It would seem that the thatched roofed Mill House with the baking office and some other buildings were pulled down following the earlier fire.
The same document mentions that George A Hales had been in occupation of the property.
Re-Building of the Mill House & Baking Office
It was around this time (1904) that Samuel Le Grice’s nephew (Samuel Le Grice junior) commissioned the re-building of the Mill House, which still stands today.
1905 Death of Samuel Le Grice senior
Samuel Le Grice died on the 26th September, 1905. His wife, Rebecca, had predeceased Samuel. She died on the 15th June, 1891. I do not believe the couple had any children.
Samuel appointed his brother, Charles Le Grice, as his executor.
1906 Conveyance to Samuel Le Grice junior
On the 11th October, 1906, Charles Le Grice (as his brother’s executor) conveyed the brick tower windmill in Great Ellingham, together with a cottage with garden and well of water, stable, cart shed, granary and a piece of pasture land, to Samuel Le Grice (his son, and the nephew of his brother Samuel Le Grice). Samuel paid the sum of £165 for the property and land.
At that time, the premises were occupied by Hales and Storey.
Samuel Le Grice, the nephew of Samuel Le Grice, now owned the whole of the property and land which his uncle had in 1854 purchased from Jeremiah Fielding.
1906 Samuel Le Grice sells to Josiah Carter
On the 26th October, 1906, Samuel Le Grice junior sold all the premises to local farmer Josiah Carter for the price of £507.
The premises comprised the windmill together with cottage, messuage and bake office land, as well as the messuage (Mill House), bake office and other buildings which had recently been built.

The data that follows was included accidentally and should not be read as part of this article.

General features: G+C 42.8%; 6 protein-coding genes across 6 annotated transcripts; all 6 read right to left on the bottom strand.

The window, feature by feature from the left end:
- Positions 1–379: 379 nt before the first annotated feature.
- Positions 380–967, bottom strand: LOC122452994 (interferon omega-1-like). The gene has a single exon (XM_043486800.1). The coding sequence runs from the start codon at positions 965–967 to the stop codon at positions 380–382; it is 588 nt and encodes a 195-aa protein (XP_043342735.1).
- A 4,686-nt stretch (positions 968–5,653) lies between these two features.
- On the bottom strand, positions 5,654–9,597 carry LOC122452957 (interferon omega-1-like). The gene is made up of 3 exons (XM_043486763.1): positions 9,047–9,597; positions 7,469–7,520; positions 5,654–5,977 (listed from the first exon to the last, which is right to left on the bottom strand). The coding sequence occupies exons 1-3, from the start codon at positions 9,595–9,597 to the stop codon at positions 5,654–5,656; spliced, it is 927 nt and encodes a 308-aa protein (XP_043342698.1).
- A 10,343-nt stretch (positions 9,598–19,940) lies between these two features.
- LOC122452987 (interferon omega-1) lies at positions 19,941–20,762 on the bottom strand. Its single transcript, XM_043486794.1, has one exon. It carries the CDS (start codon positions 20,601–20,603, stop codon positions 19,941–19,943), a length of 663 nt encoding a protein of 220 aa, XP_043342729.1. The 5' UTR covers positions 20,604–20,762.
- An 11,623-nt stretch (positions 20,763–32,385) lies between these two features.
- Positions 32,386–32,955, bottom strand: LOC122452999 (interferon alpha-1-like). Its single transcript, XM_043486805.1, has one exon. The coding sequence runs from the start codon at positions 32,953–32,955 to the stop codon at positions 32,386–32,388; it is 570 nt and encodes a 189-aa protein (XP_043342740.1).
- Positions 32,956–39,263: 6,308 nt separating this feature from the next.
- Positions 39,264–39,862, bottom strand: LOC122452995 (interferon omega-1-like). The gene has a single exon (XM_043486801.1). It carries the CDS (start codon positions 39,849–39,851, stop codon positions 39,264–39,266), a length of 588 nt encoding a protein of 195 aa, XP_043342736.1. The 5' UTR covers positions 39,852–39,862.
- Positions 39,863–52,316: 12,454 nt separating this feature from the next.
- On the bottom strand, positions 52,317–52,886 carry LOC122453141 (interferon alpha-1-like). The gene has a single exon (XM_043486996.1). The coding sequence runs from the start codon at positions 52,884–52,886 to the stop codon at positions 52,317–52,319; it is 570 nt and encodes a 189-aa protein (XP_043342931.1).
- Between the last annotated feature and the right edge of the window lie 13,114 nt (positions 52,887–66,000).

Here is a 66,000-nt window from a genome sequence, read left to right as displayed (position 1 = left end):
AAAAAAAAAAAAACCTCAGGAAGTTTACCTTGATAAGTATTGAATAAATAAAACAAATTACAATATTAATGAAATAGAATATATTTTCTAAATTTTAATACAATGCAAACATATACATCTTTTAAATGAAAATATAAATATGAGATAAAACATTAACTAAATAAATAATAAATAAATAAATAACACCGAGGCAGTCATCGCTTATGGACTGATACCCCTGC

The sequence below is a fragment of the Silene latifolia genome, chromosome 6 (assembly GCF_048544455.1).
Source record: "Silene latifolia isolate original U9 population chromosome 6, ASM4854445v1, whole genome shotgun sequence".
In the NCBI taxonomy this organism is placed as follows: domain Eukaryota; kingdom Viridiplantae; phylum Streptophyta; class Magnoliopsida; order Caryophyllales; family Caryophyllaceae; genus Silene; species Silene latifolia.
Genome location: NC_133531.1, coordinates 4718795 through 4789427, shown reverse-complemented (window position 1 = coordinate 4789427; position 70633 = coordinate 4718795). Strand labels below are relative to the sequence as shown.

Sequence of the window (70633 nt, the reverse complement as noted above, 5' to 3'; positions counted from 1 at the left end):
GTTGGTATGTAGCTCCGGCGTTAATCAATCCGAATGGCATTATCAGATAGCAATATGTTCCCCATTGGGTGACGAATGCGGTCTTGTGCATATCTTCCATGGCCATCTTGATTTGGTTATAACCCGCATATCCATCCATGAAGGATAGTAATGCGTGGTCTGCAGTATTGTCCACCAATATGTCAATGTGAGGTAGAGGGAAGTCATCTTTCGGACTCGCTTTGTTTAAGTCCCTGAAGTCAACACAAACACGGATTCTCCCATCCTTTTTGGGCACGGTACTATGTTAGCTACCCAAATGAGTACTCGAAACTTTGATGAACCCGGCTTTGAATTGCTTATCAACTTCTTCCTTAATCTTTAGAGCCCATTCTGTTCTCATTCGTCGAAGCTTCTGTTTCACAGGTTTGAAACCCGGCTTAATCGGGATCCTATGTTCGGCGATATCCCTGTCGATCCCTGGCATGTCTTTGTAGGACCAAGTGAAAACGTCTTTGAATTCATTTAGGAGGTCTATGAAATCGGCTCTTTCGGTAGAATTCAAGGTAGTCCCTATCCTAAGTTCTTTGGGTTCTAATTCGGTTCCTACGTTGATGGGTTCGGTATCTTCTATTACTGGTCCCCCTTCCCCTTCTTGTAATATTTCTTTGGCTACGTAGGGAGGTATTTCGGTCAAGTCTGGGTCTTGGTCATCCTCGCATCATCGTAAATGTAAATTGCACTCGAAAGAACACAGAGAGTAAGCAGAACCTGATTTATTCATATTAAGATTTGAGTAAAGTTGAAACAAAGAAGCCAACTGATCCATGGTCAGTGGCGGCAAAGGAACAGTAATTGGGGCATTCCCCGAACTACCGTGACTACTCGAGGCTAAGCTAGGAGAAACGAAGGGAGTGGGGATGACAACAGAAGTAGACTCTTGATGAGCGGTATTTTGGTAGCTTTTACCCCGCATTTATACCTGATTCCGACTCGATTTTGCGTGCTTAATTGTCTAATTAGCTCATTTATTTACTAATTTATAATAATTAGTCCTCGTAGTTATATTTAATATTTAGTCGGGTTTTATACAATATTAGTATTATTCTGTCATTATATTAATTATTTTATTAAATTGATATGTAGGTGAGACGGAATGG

Great Ellingham Tower Mill. 1854-1906. Transcripts of appointment and release between Jeremiah Fielding of Great Ellingham, Miller and Samuel Le Grice of Banham, Grocer & Draper of a freehold estate in Great Ellingham (12 October 1854), conveyance of freehold land in Great Ellingham from Samuel Le Grice to Samuel Le Grice (junior) in 1904 and abstract of the trustee of sale under the will of Samuel Le Grice (1906). Harry Apling; 1904-1990; historian, author; Essex, Hingham, Norfolk (1904-1990). Norfolk Record Office. Catalogue Ref: C/WT/1/19/50. Harrod & Co’s Directory 1863. Norfolk Record Office.
1851 census HO107/1822/78
1861 census RG9/1235/3, RG9/1237/91
1871 census RG10/1774/37
1881 census RG11/1974/91
1891 census RG12/1549/69
1901 census RG13/1867/70
GRO Index. Free BMD website. https://www.freebmd.org.uk/cgi/information.pl?cite=MspPXp8Tkbj%2Fxi2KoSdOFw&scan=1 Accessed 24 March 2021
Great Ellingham Parish Registers. Norfolk Record Office PD609. Also available at www.familysearch.org
Kelly’s Directory 1906. Author’s own collection
Kelly’s Directory 1904. Attleborough Heritage Group. Attleborough Community & Enterprise Centre, Church Street, Attleborough, NR17 2AH
Eastern Daily Press 15th May, 1902
Norfolk News 6th August, 1904